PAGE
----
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BWW Review: Studio Tenn's Emotional and Heartfelt IT'S A WONDERFUL LIFE Brings Magic to the Holiday Season


Patrick Cassidy Makes His Studio Tenn Directorial Debut With Christmas Classic

BWW Review: Studio Tenn's Emotional and Heartfelt IT'S A WONDERFUL LIFE Brings Magic to the Holiday Season
Gerold Oliver, Mariah Parris, Matthew Carlton, Caleb Shore and Galen Crawley,
with Mitch Beard at the piano in Studio Tenn's It's A Wonderful Life: A Radio Play.

During its initial release in 1946, the film version of Frank Capra's It's A Wonderful Life met with lackluster reviews and tepid box office receipts. And although it wasn't as reviled as some cinema historians would have you believe (it was, after all, nominated for five Academy Awards in 1947, including "best picture"), it wasn't until years later that the movie entered the pop culture zeitgeist as the beloved holiday season classic we now can see on our home screens at any given moment.

In the 75 years since it premiere on December 20, 1946, It's A Wonderful Life has justifiably been venerated as one of the best films ever made and it is considered as the "most inspirational American film" ever produced, according to the American Film Institute.

The story of George Bailey and his search for meaning during the Christmas holidays resonates with virtually everyone. So pervasive is It's A Wonderful Life, so universal are its themes, that it has provided inspiration for countless stage adaptations, from straight plays to musicals, and one need look no further than local theater listings to realize the popularity of the story every holiday season.

BWW Review: Studio Tenn's Emotional and Heartfelt IT'S A WONDERFUL LIFE Brings Magic to the Holiday Season
Mariah Parris

Studio Tenn, the Franklin-based professional theater company, staged a well-received and critically lauded production of It's A Wonderful Life in 2014. Now, some seven years later, artistic director Patrick Cassidy returns to the timeless and contemplative story of love, loss and redemption for his first directing assignment with the company to deliver what is, without doubt, the most heartfelt and gratifying iteration of It's A Wonderful Life that we've encountered during our many years spent reviewing theater, criticizing its shortcomings and praising its accomplishments.

Frankly, we were pleasantly caught off-guard by the emotional impact of Cassidy's version of It's A Wonderful Life, which is a captivating take on Joe Landry's adaptation of the film script (by Frances Goodrich, Albert Hackett, Frank Capra and Jo Swerling, after a short story by Philip Van Doren Stern that was loosely based on Dickens' A Christmas Carol), styled as a "live radio play," performed by five actors who play the many roles of the citizens of fictional Bedford Falls, New York, the provincial small town in which the story takes place. Cassidy's staging, however, is anything but the expected - and static - scene of actors standing around microphones, reading from a script. Instead, there is as much heart and passion to be found as one might expect from any fully realized production of the play. Perhaps even more so.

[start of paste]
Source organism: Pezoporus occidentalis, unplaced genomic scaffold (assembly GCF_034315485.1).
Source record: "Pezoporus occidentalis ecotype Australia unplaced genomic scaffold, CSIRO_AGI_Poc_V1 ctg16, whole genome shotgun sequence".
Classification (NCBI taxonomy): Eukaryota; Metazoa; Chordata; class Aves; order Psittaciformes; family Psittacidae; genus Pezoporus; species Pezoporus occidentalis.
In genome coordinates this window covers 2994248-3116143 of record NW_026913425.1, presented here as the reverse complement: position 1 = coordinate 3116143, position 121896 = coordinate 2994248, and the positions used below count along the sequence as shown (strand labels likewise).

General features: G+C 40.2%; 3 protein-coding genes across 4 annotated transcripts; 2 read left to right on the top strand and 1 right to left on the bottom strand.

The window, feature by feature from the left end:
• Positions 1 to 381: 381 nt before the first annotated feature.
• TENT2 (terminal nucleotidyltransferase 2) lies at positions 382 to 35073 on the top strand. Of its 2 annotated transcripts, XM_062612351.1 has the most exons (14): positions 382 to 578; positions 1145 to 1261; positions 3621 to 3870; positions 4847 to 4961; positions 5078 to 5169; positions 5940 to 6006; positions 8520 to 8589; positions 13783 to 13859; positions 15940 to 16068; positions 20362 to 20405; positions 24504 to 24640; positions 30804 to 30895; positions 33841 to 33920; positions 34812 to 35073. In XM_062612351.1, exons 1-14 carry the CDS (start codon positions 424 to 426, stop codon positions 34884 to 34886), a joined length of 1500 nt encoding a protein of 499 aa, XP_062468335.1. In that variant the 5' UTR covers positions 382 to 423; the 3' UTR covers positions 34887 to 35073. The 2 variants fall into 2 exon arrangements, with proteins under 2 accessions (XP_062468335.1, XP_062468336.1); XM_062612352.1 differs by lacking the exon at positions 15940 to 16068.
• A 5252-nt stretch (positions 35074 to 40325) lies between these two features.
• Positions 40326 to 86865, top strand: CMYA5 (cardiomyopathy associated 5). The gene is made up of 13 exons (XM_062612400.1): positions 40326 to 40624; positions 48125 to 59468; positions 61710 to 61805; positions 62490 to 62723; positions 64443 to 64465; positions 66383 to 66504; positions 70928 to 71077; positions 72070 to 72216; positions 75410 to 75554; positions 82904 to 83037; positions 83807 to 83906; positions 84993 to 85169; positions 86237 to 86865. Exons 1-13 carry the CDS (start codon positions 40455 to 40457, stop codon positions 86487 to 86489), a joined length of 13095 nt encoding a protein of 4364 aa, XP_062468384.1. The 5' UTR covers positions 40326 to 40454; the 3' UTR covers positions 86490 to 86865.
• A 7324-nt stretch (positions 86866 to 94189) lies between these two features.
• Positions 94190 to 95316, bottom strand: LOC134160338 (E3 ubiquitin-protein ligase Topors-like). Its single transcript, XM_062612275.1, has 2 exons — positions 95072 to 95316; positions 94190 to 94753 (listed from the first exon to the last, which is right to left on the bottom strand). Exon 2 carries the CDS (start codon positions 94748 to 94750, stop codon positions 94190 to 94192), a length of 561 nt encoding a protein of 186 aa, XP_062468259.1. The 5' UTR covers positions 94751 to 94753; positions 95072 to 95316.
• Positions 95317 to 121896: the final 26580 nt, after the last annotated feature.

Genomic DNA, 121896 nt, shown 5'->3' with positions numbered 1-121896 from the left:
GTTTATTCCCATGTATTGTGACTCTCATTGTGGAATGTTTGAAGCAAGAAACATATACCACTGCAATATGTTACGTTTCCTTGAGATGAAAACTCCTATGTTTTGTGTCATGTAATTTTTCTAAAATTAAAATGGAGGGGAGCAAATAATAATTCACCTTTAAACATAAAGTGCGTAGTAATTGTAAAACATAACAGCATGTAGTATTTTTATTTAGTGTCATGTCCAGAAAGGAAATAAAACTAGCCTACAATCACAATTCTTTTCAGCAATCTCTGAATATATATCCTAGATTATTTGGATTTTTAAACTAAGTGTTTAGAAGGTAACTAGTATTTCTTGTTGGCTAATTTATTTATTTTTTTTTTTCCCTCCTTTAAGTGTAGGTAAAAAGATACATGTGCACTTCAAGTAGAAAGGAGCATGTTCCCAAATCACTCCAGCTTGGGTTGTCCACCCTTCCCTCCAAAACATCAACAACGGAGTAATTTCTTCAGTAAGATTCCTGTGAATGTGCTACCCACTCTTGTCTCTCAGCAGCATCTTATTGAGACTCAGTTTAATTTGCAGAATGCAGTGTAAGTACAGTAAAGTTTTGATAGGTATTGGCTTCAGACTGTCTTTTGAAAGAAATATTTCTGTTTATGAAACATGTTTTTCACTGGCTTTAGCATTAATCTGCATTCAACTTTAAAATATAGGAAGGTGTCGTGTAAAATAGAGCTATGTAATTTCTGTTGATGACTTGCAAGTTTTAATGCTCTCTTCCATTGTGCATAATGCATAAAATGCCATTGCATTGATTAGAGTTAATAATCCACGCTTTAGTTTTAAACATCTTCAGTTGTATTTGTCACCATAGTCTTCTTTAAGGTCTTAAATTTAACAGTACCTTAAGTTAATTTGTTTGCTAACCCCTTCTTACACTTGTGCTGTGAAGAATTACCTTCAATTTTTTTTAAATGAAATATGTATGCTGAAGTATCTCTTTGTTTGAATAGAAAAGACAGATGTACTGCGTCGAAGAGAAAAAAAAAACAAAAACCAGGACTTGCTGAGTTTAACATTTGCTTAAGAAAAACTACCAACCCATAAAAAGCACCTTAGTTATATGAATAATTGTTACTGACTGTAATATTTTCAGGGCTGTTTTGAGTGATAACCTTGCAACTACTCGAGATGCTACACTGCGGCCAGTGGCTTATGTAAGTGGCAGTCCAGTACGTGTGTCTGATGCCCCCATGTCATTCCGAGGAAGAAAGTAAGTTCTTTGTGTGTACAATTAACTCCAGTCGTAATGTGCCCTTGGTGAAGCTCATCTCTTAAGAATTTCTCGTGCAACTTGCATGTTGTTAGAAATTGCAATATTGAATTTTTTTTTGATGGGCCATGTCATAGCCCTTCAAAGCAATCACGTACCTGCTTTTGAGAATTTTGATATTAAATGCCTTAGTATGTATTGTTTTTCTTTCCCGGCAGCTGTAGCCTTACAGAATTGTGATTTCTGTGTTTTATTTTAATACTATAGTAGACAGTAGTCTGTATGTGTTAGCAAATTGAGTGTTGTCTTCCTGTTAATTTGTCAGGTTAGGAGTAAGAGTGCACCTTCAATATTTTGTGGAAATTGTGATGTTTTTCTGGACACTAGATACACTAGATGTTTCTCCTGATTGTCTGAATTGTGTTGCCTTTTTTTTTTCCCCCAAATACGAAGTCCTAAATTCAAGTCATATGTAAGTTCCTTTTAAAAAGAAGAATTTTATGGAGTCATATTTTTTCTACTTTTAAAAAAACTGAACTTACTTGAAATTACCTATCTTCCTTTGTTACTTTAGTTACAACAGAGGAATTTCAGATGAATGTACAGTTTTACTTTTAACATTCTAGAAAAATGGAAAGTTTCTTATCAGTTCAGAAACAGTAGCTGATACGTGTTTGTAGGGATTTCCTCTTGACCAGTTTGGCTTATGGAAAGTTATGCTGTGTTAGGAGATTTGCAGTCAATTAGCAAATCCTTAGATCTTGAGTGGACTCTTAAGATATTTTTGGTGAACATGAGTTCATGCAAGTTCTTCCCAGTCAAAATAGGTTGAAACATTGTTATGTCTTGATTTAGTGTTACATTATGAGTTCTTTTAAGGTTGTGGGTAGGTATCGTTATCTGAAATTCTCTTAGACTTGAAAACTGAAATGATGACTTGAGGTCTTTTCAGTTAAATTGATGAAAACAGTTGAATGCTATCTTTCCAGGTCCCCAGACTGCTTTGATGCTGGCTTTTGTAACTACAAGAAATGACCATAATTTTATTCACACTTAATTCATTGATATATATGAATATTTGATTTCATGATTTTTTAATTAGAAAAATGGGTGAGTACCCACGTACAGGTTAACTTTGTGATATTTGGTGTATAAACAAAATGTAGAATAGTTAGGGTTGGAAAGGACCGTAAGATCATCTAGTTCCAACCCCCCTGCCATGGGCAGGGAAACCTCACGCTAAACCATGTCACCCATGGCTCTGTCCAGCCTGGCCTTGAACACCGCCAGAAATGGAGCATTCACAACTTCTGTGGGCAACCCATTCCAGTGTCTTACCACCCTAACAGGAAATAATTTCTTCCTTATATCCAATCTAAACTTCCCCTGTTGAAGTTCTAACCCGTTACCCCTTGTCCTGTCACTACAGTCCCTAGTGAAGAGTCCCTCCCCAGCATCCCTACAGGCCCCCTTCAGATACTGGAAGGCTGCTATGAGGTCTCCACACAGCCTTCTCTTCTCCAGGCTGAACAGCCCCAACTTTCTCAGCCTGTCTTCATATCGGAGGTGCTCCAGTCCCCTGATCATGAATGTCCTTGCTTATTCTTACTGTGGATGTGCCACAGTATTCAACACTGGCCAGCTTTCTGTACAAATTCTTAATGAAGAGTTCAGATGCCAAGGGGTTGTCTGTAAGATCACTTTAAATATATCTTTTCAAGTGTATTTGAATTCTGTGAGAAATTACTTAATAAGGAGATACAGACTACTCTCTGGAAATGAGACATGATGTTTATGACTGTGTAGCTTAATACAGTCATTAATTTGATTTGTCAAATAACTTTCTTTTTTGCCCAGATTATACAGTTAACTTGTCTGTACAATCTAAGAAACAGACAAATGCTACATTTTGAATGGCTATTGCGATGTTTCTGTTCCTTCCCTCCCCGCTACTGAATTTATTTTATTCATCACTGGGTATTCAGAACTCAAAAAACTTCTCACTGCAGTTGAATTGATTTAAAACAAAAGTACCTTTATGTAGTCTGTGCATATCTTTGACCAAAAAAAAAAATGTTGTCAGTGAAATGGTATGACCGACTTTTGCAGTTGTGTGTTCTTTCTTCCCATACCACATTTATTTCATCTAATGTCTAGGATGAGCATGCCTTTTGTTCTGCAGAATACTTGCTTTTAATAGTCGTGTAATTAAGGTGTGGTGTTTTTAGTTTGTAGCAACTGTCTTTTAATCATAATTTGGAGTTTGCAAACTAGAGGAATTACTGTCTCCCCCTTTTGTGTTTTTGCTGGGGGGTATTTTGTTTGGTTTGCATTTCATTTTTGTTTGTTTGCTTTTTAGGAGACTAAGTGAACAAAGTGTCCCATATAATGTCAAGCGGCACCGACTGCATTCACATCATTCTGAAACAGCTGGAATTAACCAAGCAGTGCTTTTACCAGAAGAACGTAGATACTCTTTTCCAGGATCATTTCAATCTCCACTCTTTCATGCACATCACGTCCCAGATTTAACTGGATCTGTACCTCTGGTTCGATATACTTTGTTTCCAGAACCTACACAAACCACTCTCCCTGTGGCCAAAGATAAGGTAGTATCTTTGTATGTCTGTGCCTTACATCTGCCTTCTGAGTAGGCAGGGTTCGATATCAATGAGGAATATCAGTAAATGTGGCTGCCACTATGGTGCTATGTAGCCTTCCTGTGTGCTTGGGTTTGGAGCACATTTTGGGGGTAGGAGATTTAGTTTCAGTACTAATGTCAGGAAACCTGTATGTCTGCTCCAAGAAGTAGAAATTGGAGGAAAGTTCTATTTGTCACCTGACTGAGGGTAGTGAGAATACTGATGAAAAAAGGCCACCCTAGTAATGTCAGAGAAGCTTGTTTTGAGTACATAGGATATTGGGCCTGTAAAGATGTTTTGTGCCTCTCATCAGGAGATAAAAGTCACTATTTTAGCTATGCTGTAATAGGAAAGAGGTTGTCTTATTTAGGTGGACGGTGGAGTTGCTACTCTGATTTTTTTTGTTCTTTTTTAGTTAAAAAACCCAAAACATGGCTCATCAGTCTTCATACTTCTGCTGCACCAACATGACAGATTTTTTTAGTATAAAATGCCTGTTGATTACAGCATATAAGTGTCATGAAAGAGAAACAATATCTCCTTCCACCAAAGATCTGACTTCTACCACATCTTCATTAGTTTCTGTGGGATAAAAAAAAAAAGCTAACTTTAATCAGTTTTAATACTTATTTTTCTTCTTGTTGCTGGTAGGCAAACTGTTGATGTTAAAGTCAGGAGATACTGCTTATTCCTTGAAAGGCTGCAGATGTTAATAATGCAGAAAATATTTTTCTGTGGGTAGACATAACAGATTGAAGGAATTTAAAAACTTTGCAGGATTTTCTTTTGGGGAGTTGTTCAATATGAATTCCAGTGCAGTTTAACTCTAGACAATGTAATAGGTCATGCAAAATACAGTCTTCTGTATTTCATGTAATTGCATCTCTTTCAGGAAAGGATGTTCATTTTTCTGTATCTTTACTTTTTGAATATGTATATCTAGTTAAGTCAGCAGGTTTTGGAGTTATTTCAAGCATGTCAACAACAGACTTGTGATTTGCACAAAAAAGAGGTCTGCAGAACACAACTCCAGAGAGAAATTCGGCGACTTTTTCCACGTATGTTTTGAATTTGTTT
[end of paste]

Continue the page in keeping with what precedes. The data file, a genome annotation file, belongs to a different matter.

Cassidy has very cleverly reconfigured the piece to be presented as a radio play presented in 1947 on local Franklin radio station - WAKM, 950 on the AM radio dial - adding dialogue that rings authentic of the era and which is certain to gain a reaction from the play's hometown audience. In less capable hands, this new conceit could be considered too cute by half, yet Cassidy and his ensemble very confidently bring the show to life with a spirit heretofore unrealized.

BWW Review: Studio Tenn's Emotional and Heartfelt IT'S A WONDERFUL LIFE Brings Magic to the Holiday Season
Gerold Oliver and Caleb Shore

It's almost like magic how instantly the cast transports their audiences back to the post-war era in a small Southern downtown setting, there's snow falling outside and the actors are gathering on Christmas Eve to perform for a "coast to coast" broadcast of It's A Wonderful Life that somehow encapsulates the wonder of the season and the power of live theater to transcend the physical trappings of its venue.